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201020112012
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14 Oct 2010 - 4 Dec 2011
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Television drama and game show teach families English
Bangladesh
English in Action has launched two television programmes in Bangladesh - a drama series and game show - to enable millions of children and adults of all ages to learn English.

Bishaash, a 24-part drama set in Bangladesh and the UK, and educational entertainment show BBC Janala - Mojay Mojay Shekha (‘Learning with Fun’), have both been made by the BBC World Service Trust as part of its educational initiative aimed at raising the language skills of 25 million people in the country by 2017.
The programmes are being broadcast back-to-back on BTV and BTV World, and started with a two-hour special on 16th October.
With a focus on family, tradition and love, Bishaash is the first supernatural detective series in South Asia and features stories ranging from treasure hunts in Old Dhaka to an alien looking for a wife and romance on the streets of London.
Characters mainly speak in Bangla to attract as large an audience as possible, with a functional introduction to English woven into the storylines. It brings together both established and emerging Bangladeshi stars, including actors A.T.M. Samsuzzaman, Md Shaidul Islam Molla (Babu) and Shama Rahman, as well as director Giasuddin Selim.
Bishaash is immediately followed by BBC Janala - Mojay Mojay Shekha, an educational game show which builds on the English used in the drama, providing viewers with an entertaining, accessible and free way to learn the language.
It is presented by high-profile actress Rumana Malik Munmun, with the help of two co-hosts - comedian Kamal Bayazid and English teacher Alexandra Tyers. Together, the trio lead a weekly contest, held in and out of the studio, during which two teams compete to develop their English skills.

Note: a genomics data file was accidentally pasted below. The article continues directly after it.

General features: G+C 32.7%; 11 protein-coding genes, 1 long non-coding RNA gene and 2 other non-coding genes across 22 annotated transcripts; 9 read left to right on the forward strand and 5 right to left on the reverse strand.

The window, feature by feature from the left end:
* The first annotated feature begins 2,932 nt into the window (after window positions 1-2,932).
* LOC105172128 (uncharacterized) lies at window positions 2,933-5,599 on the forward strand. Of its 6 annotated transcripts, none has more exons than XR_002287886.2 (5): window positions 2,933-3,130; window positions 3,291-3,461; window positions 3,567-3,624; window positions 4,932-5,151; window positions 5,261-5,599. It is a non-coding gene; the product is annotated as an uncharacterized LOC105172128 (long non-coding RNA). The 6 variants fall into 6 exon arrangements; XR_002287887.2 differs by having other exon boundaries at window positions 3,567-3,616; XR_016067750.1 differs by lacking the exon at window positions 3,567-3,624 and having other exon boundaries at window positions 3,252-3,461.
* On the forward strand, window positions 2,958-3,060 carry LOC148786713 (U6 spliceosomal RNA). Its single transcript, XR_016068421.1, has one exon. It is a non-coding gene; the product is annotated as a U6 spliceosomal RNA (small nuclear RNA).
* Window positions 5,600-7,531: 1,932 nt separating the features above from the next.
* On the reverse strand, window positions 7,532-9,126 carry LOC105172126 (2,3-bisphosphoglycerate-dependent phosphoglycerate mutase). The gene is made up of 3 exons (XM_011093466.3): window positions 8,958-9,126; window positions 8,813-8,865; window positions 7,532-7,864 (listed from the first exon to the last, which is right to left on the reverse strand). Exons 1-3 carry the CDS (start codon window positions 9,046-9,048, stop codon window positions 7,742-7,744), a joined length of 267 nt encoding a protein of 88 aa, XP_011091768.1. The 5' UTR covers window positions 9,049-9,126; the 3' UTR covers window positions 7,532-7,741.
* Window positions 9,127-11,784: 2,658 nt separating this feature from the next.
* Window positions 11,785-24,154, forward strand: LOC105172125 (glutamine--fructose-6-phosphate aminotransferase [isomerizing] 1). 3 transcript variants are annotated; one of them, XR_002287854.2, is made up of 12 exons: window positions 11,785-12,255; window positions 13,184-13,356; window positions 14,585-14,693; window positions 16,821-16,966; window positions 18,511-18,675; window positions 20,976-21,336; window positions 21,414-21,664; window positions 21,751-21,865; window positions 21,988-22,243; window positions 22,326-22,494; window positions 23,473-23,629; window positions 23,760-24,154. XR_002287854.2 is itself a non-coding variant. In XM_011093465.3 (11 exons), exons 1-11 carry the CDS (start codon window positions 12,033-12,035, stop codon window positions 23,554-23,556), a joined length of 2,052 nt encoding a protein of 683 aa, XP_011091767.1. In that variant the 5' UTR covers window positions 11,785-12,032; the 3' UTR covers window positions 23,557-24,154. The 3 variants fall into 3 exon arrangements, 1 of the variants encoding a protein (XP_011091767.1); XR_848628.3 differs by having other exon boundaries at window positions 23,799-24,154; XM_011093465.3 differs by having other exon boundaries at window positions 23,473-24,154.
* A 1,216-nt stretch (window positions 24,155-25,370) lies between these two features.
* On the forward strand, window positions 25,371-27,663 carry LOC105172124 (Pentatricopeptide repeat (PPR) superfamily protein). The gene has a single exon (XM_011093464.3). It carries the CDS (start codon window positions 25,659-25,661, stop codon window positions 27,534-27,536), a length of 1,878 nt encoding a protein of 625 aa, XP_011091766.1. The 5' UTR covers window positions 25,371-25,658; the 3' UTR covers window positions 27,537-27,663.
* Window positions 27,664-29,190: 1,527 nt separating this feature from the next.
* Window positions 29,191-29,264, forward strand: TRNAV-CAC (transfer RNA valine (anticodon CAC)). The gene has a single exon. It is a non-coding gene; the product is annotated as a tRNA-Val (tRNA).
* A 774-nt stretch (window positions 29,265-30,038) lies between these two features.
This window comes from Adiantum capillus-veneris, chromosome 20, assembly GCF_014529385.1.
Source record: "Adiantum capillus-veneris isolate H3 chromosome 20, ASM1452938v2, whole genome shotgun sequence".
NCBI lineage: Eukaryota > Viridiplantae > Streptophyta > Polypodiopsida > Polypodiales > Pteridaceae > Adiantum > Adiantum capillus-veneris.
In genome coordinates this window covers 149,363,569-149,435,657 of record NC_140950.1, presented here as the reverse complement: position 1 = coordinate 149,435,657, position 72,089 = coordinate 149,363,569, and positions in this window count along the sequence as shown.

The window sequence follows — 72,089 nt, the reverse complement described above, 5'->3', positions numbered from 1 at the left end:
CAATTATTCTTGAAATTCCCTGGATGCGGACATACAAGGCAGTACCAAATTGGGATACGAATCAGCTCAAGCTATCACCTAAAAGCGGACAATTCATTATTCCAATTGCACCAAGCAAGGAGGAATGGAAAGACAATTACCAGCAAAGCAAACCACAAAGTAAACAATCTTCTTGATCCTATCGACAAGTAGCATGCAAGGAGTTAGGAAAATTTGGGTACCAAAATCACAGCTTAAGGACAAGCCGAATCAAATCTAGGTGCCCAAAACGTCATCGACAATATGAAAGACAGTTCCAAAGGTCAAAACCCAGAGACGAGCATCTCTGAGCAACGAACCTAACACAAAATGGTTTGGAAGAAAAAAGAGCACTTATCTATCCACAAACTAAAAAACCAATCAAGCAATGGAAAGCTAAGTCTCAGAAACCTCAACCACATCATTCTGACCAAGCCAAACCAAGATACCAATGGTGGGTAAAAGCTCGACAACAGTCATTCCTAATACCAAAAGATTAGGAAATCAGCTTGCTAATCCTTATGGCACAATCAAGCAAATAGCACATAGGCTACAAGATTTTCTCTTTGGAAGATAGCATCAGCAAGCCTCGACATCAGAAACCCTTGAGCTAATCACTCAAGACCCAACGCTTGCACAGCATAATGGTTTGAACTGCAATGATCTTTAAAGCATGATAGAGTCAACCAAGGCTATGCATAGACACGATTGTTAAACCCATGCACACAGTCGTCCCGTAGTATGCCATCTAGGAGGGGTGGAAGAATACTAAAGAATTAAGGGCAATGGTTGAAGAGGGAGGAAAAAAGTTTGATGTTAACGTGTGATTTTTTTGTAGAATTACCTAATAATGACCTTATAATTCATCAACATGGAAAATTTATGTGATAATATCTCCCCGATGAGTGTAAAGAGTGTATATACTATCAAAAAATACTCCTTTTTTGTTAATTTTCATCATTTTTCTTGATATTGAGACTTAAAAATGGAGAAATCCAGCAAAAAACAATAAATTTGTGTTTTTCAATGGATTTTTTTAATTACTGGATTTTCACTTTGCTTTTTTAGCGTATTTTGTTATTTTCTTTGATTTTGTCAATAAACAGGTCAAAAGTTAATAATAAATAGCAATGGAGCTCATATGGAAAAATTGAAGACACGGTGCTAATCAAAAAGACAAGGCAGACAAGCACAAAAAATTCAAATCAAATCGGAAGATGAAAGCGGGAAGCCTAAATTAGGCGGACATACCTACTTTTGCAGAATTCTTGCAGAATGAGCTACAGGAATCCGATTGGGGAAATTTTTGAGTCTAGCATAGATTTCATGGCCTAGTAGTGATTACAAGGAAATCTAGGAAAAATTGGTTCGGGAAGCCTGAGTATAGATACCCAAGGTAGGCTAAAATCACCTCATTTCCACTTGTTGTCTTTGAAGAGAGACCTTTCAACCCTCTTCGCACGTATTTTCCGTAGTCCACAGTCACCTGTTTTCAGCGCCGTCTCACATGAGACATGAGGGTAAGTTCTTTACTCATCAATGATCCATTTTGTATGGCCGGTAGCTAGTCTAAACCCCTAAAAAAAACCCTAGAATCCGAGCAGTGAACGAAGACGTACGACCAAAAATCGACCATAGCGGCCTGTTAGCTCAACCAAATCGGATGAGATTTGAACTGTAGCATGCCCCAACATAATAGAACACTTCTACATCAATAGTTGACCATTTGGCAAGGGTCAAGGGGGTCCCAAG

And, beyond the broadcasts, the audience can continue to develop their language skills in lessons and quizzes linked to the drama and game show on mobile (dial 30004), online
( www.bbcjanala.com), as well as in national newspaper Prothom Alo. This offers up to four hours of study every week.

English in Action, which is funded by the Department for International Development (DFID), aims to contribute to the country’s economic growth by providing English language as a tool for better access to the world economy.
Charlotte Imbert, the BBC WST’s country director in Bangladesh, explained that the shows aim to harness the power of television to “reach millions of ordinary people who have low English language skills, but high aspirations to learn”.
She said: “Viewers will learn a range of essential dialogues and vocabulary to use in their everyday lives, providing them with the building blocks to speaking English. Meanwhile dedicated learners that take advantage of the complete educational package across TV, mobile, print and web will significantly increase their English skills.”
And Chris Austin, of DFID, who hailed this “exciting new phase” of the language initiative, said: “Demand for English is extremely strong in Bangladesh – and central to the aspirations of millions of women, men and children to find a better job, increase their access to education and participate fully in the country’s economic and social development. We are delighted to support this initiative.”
Bishaash YouTube channel
Related links
Our work in Bangladesh
BBC World Agenda - Using TV to teach English in Bangladesh
External links
DFID - Bangladesh
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